“So, they will have a house ready for us, and the school already has your information so you can start as soon as we get settled. I saw pictures of our home and the town, and I’m sure you’ll love it,” Grace mentioned as she took his hand in reassurance, noticing how quiet her son was. 

She shook him gently to get his attention, smiling faintly when he finally looked at her. His eyes were filled with sadness and disappointment.

“Mom, it could be the prettiest town in the country, but it won’t change anything. I’m sure there aren’t many people with my condition there, and it’ll all start over again,” Christopher replied, not looking at her but at the rain falling outside the window. 

For him, bullying had always been a part of his life. He was used to them doing it, but he wasn’t sure how he would be able to ignore it when he arrived at his new school and they noticed him.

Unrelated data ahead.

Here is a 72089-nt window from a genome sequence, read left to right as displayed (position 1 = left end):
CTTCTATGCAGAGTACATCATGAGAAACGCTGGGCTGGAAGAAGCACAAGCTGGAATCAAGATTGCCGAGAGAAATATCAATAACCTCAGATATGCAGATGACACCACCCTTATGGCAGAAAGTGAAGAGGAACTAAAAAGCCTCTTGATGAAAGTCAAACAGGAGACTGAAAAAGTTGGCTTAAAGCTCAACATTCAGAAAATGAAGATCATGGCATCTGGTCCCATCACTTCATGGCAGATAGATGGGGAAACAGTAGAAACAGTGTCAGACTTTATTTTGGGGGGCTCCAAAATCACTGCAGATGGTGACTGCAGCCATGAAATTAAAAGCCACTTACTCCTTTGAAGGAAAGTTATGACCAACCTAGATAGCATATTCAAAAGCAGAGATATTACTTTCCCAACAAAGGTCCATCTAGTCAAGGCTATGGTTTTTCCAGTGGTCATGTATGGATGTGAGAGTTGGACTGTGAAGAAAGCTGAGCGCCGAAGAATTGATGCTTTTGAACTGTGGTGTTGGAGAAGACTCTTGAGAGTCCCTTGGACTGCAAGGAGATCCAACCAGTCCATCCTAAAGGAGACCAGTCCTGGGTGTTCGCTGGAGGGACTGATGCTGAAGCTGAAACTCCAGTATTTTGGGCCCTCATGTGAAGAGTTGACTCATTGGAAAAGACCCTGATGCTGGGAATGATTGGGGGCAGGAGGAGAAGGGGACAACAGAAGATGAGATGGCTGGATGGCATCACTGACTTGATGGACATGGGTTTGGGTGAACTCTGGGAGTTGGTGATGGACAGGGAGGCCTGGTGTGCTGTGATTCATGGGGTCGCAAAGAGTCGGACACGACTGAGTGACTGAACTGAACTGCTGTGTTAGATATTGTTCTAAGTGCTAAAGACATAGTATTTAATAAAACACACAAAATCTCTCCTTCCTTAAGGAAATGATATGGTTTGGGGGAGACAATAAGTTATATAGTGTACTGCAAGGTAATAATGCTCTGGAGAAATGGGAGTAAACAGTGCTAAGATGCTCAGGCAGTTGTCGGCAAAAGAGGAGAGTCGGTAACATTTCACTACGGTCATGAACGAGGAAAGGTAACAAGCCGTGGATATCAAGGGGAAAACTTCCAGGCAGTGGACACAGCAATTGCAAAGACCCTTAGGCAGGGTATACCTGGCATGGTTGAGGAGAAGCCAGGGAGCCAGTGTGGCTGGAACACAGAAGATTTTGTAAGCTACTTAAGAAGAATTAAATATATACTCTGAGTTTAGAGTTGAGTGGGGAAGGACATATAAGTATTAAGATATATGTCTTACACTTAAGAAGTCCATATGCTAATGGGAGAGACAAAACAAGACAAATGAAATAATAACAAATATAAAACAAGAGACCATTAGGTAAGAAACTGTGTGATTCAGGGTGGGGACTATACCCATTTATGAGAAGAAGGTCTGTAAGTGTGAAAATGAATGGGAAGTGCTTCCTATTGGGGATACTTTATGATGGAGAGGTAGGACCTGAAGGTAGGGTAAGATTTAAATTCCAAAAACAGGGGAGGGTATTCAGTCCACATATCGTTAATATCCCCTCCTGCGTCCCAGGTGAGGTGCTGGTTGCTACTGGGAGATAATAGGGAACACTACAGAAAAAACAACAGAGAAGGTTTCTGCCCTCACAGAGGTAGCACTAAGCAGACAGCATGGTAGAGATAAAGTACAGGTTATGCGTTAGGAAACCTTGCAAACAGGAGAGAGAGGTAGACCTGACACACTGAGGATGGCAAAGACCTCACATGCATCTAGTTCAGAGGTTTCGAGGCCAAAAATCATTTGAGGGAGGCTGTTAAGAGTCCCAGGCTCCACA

It would start all over again.

Grace looked back at the road and decided not to mention another word about their new home for the rest of the trip. 

After eight hours of driving, there was still silence between them in the car. It was surprisingly comfortable. The music on the radio was the only thing playing, letting the noise fill in the air. Christopher loved to listen to rock, and Grace put it on for him to enjoy. 

They found a service station and made their stop to eat and use the restrooms. It was a long drive, but Grace wanted to get as many miles as possible to make it to Montana in less time. 

She parked her Jeep, both of them heading to the diner next to the gas station, starving and ready to rest for a bit. When they walked in, she figured they were regular customers as they watched her son, their eyes wide open while the room suddenly went quiet. 

The waitress, a young woman in her mid 20s, greeted them with a big smile and invited them to sit down wherever they wanted before she would stop by to take their order.

“So, what do you want to eat?” Grace asked while they scanned the menu. Everything looked good to her.